Jesus’ death and resurrection is part of his mission. The mission of the Messiah was much more than to be a military figure that would bring Israel out of Roman authority; Jesus’ mission is to save souls. The Catholic Church, the Church Jesus built—its mission is to save souls. You and I are a part of that mission.

Believing in Jesus’ name, in his identity, in his mission, is at the same time believing and trusting in God’s plan. If we were to ask God the same question Jesus had asked his disciples, “Who do you say that I am?”—and let’s be real, we have asked that question every time we have lost our way, every time we wanted to feel loved and desired, every time we wanted to feel like we mattered—God would easily answer us by saying, “You are my beloved, in whom I am well pleased” (Luke 3:22). God the Father would not leave his children out of his plan!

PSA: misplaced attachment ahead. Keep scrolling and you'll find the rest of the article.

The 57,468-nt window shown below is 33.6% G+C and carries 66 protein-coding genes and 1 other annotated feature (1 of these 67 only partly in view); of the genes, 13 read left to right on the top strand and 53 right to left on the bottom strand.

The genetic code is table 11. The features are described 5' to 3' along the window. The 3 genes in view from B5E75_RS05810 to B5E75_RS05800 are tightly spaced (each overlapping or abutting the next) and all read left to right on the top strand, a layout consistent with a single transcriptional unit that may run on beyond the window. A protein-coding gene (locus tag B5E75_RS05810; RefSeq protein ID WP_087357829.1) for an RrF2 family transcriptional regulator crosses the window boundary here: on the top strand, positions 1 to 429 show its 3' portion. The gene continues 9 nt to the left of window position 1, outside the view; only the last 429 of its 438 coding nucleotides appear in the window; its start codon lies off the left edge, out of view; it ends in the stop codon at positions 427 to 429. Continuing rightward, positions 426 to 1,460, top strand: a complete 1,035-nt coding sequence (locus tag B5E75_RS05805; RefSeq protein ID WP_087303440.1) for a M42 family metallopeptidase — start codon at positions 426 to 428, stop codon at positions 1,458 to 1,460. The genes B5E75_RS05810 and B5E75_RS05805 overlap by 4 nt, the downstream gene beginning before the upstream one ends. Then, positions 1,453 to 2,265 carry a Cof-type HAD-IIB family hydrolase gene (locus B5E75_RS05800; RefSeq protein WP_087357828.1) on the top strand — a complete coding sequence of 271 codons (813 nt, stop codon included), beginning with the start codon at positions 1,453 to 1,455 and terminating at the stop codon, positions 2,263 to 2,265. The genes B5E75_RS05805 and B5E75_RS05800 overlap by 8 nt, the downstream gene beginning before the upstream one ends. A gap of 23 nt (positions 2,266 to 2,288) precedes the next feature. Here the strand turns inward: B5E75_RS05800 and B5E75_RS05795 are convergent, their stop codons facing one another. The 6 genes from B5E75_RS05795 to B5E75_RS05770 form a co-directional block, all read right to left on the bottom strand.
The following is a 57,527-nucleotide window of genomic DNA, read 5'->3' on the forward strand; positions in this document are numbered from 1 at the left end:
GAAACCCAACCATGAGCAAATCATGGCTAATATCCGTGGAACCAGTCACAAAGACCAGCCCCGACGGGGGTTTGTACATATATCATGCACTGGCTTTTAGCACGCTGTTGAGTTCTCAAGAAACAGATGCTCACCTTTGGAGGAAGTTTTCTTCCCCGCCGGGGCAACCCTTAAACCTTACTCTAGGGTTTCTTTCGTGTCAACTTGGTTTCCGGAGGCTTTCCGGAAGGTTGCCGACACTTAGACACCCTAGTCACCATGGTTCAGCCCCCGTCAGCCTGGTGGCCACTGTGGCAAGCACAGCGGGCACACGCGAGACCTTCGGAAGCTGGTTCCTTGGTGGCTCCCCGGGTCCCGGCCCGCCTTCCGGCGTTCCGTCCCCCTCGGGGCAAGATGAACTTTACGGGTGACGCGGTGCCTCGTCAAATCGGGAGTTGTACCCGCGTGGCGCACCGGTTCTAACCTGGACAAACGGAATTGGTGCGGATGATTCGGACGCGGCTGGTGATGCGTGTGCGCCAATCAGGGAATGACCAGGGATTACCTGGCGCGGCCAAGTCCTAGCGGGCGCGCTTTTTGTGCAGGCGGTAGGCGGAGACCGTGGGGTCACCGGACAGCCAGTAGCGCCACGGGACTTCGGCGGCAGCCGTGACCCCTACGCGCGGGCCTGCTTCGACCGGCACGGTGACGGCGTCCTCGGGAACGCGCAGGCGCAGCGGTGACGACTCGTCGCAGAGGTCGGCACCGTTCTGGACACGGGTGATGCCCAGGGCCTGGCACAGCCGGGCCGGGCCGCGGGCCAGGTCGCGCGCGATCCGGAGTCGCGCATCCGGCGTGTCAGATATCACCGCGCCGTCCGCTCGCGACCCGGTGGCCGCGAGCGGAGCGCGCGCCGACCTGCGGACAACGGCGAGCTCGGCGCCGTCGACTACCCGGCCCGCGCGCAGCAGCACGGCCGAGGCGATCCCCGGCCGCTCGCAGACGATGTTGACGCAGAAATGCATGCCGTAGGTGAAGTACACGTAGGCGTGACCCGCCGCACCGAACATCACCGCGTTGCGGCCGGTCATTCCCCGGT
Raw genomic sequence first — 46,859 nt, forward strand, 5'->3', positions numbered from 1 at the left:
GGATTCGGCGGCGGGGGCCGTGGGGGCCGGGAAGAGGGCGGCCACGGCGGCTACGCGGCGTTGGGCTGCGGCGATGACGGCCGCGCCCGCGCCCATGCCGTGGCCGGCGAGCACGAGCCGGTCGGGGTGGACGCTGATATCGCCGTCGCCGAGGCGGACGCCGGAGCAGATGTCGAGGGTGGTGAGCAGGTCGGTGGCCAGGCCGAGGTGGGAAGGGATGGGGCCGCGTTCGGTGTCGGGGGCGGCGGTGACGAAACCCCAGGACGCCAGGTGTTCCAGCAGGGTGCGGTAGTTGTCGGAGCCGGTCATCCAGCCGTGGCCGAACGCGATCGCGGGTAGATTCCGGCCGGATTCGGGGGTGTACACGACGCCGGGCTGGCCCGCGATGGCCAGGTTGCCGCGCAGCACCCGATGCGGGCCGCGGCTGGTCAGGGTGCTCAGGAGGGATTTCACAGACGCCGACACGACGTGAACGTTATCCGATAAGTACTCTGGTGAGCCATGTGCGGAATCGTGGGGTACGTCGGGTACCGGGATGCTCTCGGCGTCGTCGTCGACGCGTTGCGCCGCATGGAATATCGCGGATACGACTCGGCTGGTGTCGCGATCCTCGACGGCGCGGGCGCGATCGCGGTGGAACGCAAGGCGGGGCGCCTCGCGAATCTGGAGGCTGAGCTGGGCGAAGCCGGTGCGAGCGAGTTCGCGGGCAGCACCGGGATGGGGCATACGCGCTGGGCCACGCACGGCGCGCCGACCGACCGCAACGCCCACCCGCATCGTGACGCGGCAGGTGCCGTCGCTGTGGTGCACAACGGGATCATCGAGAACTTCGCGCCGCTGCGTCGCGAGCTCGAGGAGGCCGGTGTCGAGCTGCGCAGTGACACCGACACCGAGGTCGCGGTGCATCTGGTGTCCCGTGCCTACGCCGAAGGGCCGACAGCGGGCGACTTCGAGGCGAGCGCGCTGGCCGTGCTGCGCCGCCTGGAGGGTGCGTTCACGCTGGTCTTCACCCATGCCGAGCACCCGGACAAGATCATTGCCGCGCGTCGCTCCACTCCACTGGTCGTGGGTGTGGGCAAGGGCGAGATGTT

When we know with confidence who Jesus is, as Peter knew that Jesus is our Lord and Savior, we must also be confident in who we are. Our names are delicately engraved in the palms of God’s hands, and upon hearing him say our names, we should be reminded and reaffirmed of our own identity in Christ.

Suggested listening: Who You Say I Am by Hillsong Worship

Image Credit: Christ Handing the Keys to Saint Peter [Public Domain]

In the Folds of His Mercy

O inconceivable and unfathomable Mercy of God,
Who can worthily adore you and sing your praises?
O greatest attribute of God Almighty,
You are the sweet hope of sinners.